A shattering, utterly immersive work of investigative journalism, based on years of meticulous reportage The Good Girls slips behind political maneuvering, caste systems and codes of honour in a village in northern India to uncover the real story behind the tragic deaths of two teenage girls and an epidemic of violence against women. Read on for a glimpse into the devastating fault lines created by caste, gender, technology and revealed by a tragedy that shook the imagination and hopefully the conscience of a nation.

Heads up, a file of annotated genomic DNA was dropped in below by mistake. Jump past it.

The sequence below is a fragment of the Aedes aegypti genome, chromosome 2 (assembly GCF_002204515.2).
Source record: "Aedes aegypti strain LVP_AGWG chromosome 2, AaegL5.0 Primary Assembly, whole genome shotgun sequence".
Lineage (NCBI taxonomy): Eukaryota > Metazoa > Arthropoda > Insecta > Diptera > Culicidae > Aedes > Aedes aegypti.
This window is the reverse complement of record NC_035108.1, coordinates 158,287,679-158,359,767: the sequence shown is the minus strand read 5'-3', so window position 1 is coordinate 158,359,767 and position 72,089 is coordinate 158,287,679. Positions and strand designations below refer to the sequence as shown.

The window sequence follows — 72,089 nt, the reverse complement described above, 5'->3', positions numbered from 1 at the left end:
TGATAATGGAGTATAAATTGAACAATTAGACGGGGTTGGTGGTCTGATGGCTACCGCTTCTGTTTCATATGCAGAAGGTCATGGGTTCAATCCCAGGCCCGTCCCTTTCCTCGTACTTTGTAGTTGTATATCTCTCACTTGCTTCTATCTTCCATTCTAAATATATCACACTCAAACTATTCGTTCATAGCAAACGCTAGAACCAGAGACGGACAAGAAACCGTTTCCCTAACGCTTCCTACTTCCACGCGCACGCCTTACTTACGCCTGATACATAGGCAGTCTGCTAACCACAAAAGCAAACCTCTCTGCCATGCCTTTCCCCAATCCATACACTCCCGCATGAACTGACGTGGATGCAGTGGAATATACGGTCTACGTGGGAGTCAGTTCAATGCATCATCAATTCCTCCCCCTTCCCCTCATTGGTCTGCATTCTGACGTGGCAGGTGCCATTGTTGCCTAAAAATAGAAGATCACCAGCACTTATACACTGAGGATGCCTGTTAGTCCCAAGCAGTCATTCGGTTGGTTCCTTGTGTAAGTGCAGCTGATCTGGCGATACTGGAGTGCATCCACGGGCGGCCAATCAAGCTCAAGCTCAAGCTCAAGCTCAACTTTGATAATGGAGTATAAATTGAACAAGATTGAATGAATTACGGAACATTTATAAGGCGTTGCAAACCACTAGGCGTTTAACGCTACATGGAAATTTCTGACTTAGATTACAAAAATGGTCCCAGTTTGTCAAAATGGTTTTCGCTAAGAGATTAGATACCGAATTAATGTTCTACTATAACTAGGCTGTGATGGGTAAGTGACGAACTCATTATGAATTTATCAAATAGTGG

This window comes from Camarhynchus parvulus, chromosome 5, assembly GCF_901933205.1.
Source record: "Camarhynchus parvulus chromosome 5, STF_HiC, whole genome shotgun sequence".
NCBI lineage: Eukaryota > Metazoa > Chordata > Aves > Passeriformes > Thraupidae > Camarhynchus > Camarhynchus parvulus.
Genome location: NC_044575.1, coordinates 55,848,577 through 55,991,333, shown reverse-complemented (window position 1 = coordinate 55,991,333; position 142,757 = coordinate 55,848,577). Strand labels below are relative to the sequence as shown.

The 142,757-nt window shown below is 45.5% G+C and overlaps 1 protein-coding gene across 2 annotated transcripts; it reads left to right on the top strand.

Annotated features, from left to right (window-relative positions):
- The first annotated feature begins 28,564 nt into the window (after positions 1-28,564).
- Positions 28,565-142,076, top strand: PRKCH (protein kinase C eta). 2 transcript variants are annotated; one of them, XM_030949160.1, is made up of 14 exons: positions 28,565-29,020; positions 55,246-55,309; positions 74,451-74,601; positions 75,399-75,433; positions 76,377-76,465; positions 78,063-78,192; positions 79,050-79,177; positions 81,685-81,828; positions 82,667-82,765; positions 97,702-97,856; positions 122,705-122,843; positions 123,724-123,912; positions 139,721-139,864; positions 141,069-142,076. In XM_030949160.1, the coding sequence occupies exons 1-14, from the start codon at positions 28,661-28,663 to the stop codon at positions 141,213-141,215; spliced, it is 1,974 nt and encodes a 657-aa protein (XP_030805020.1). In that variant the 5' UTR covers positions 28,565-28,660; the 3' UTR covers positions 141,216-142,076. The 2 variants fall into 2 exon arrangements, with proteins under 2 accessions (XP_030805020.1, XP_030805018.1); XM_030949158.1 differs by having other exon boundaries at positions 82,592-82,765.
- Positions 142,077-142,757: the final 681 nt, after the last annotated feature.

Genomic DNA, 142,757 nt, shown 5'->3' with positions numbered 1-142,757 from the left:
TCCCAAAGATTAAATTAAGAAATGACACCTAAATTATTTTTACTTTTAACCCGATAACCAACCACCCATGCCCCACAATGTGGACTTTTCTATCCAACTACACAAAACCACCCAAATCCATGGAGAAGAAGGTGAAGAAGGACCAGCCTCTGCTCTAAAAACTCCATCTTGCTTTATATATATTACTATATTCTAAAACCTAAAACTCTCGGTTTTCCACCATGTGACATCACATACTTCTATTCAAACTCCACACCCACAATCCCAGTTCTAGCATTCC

In the year that Padma and Lalli went missing, 12,361 people were kidnapped and abducted in Uttar Pradesh, accounting for 16 per cent of all such crimes in India. Across the country, one child went missing every eight minutes, said Kailash Satyarthi, who went on to jointly win the Nobel Peace Prize with Malala Yousafzai. And these were just the reported cases. The economist Abhijit Banerjee, who later also jointly won a Nobel Prize for his approach to alleviating global poverty, explained that ‘parents may be reluctant to report children who ran away as a result of abuse, sexual and otherwise.’ He added that this was likely ‘rampant’. In fact, some parents sold their children or deliberately allowed unwanted daughters to stray in busy marketplaces. No one reported them missing, and so, no one looked for them. Even in a tiny village like Katra where everyone was of the same social class, the Shakya family believed that the police would still take sides. They would choose to favour the person of their caste. And told that the culprit was Yadav, they would most likely wave away the Shakyas, being Yadavs themselves. ‘Raat gayi toh baat gayi,’ they would say, grunting back to sleep. The night has concluded and so has the incident. ‘It was easy to ask why we didn’t immediately go to the chowki,’ Jeevan Lal would later complain. Time was scarce and he preferred not to waste it on a thankless task. There was, however, another reason that Padma’s father held back. By 10.15 p.m., a dozen men were searching for Padma and Lalli in the Shakya family plots. Some in the group assumed that the girls were injured and unable to call for help. Around the search party, termites crawled, mosquitoes buzzed and moths fluttered. As the heat drained out, the field rustled with snakes slipping back into their holes. Nazru excused himself – to eat dinner, he said. The others waded through the upturned earth of Jeevan Lal’s property. They tramped into the orchard. They arrived at the dagger-leafed eucalyptus grove. They went as far as the tube well that adjoined the Yadav hamlet. They moved quickly and, at the request of Padma’s father, they didn’t call out the girls’ names. They were as quiet as they could be. A villager who lived some 400 feet from the Shakya plots had gone into the fields to empty his bladder several times that night, but when questioned about it later he said he didn’t hear or see anything. Certainly, there was nothing to suggest that a group of men armed with torches and tall, heavy sticks were in search of missing children. Jeevan Lal didn’t need to spell out what was at stake, but he did anyway: ‘Our daughters are unmarried,’ he said. ‘Why would we ruin their chances of finding a good match?’ The other villagers would have asked why the girls had been allowed out at night with a phone, and without a chaperone. ‘There’s no point crying after the birds have eaten the harvest,’ they would have said. But the girls had been taken by Pappu. Nazru had said so – and Jeevan Lal knew this, even if the others didn’t. ‘This is the sort of place where people cause a commotion over a missing goat,’ a village storekeeper later said. ‘If the girls were taken by Pappu, as Nazru said, why didn’t the family make any noise or call out to anyone?’ They didn’t, because it wasn’t just the girls’ honour that was at stake, it was the family’s too. And the family had to live in the village. And so, just like that, in less than an hour since they were gone, Padma was no longer the quick-tempered one. Lalli was no longer the faithful partner in crime. Who they were, and what had happened to them, was already less important than what their disappearance meant to the status of the people left behind.